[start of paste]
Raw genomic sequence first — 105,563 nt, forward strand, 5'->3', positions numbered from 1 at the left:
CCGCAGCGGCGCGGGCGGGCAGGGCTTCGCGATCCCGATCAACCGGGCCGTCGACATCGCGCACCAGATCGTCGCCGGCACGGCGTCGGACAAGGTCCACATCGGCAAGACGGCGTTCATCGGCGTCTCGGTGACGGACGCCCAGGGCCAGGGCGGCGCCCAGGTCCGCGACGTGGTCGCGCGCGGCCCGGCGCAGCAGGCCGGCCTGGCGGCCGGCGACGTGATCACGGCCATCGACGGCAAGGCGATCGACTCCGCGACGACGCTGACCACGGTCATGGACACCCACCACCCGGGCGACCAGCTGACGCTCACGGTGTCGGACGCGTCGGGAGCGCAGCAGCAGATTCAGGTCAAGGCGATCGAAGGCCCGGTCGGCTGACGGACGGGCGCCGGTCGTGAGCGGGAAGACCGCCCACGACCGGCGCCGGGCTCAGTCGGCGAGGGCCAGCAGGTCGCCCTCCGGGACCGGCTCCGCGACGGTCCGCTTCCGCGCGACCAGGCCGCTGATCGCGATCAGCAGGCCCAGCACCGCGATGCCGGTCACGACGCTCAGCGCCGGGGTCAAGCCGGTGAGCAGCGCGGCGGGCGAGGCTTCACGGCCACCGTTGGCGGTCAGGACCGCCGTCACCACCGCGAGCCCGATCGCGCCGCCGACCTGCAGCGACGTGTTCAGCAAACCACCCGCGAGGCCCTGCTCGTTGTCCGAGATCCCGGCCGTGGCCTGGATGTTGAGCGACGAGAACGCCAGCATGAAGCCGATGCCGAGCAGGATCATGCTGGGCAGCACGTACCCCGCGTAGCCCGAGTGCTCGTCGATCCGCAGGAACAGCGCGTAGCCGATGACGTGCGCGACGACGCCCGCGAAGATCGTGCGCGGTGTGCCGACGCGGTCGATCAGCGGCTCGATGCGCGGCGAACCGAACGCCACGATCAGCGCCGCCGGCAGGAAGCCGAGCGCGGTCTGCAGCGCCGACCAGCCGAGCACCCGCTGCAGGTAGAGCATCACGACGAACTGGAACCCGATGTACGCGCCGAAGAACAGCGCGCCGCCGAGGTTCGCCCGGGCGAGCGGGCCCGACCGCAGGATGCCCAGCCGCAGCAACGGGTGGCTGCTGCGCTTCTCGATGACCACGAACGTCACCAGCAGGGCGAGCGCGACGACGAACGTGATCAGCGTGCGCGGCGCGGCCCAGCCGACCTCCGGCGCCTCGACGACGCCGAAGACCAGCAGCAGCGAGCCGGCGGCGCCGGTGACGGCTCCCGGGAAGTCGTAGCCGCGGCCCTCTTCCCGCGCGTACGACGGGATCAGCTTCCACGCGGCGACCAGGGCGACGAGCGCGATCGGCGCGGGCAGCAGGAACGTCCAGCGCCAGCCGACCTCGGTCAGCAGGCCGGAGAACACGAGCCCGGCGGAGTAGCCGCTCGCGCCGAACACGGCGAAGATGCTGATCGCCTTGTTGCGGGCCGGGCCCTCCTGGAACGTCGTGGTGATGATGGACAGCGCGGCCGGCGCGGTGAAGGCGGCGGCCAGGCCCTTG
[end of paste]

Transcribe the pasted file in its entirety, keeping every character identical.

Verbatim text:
Raw genomic sequence first — 105,563 nt, forward strand, 5'->3', positions numbered from 1 at the left:
CCGCAGCGGCGCGGGCGGGCAGGGCTTCGCGATCCCGATCAACCGGGCCGTCGACATCGCGCACCAGATCGTCGCCGGCACGGCGTCGGACAAGGTCCACATCGGCAAGACGGCGTTCATCGGCGTCTCGGTGACGGACGCCCAGGGCCAGGGCGGCGCCCAGGTCCGCGACGTGGTCGCGCGCGGCCCGGCGCAGCAGGCCGGCCTGGCGGCCGGCGACGTGATCACGGCCATCGACGGCAAGGCGATCGACTCCGCGACGACGCTGACCACGGTCATGGACACCCACCACCCGGGCGACCAGCTGACGCTCACGGTGTCGGACGCGTCGGGAGCGCAGCAGCAGATTCAGGTCAAGGCGATCGAAGGCCCGGTCGGCTGACGGACGGGCGCCGGTCGTGAGCGGGAAGACCGCCCACGACCGGCGCCGGGCTCAGTCGGCGAGGGCCAGCAGGTCGCCCTCCGGGACCGGCTCCGCGACGGTCCGCTTCCGCGCGACCAGGCCGCTGATCGCGATCAGCAGGCCCAGCACCGCGATGCCGGTCACGACGCTCAGCGCCGGGGTCAAGCCGGTGAGCAGCGCGGCGGGCGAGGCTTCACGGCCACCGTTGGCGGTCAGGACCGCCGTCACCACCGCGAGCCCGATCGCGCCGCCGACCTGCAGCGACGTGTTCAGCAAACCACCCGCGAGGCCCTGCTCGTTGTCCGAGATCCCGGCCGTGGCCTGGATGTTGAGCGACGAGAACGCCAGCATGAAGCCGATGCCGAGCAGGATCATGCTGGGCAGCACGTACCCCGCGTAGCCCGAGTGCTCGTCGATCCGCAGGAACAGCGCGTAGCCGATGACGTGCGCGACGACGCCCGCGAAGATCGTGCGCGGTGTGCCGACGCGGTCGATCAGCGGCTCGATGCGCGGCGAACCGAACGCCACGATCAGCGCCGCCGGCAGGAAGCCGAGCGCGGTCTGCAGCGCCGACCAGCCGAGCACCCGCTGCAGGTAGAGCATCACGACGAACTGGAACCCGATGTACGCGCCGAAGAACAGCGCGCCGCCGAGGTTCGCCCGGGCGAGCGGGCCCGACCGCAGGATGCCCAGCCGCAGCAACGGGTGGCTGCTGCGCTTCTCGATGACCACGAACGTCACCAGCAGGGCGAGCGCGACGACGAACGTGATCAGCGTGCGCGGCGCGGCCCAGCCGACCTCCGGCGCCTCGACGACGCCGAAGACCAGCAGCAGCGAGCCGGCGGCGCCGGTGACGGCTCCCGGGAAGTCGTAGCCGCGGCCCTCTTCCCGCGCGTACGACGGGATCAGCTTCCACGCGGCGACCAGGGCGACGAGCGCGATCGGCGCGGGCAGCAGGAACGTCCAGCGCCAGCCGACCTCGGTCAGCAGGCCGGAGAACACGAGCCCGGCGGAGTAGCCGCTCGCGCCGAACACGGCGAAGATGCTGATCGCCTTGTTGCGGGCCGGGCCCTCCTGGAACGTCGTGGTGATGATGGACAGCGCGGCCGGCGCGGTGAAGGCGGCGGCCAGGCCCTTG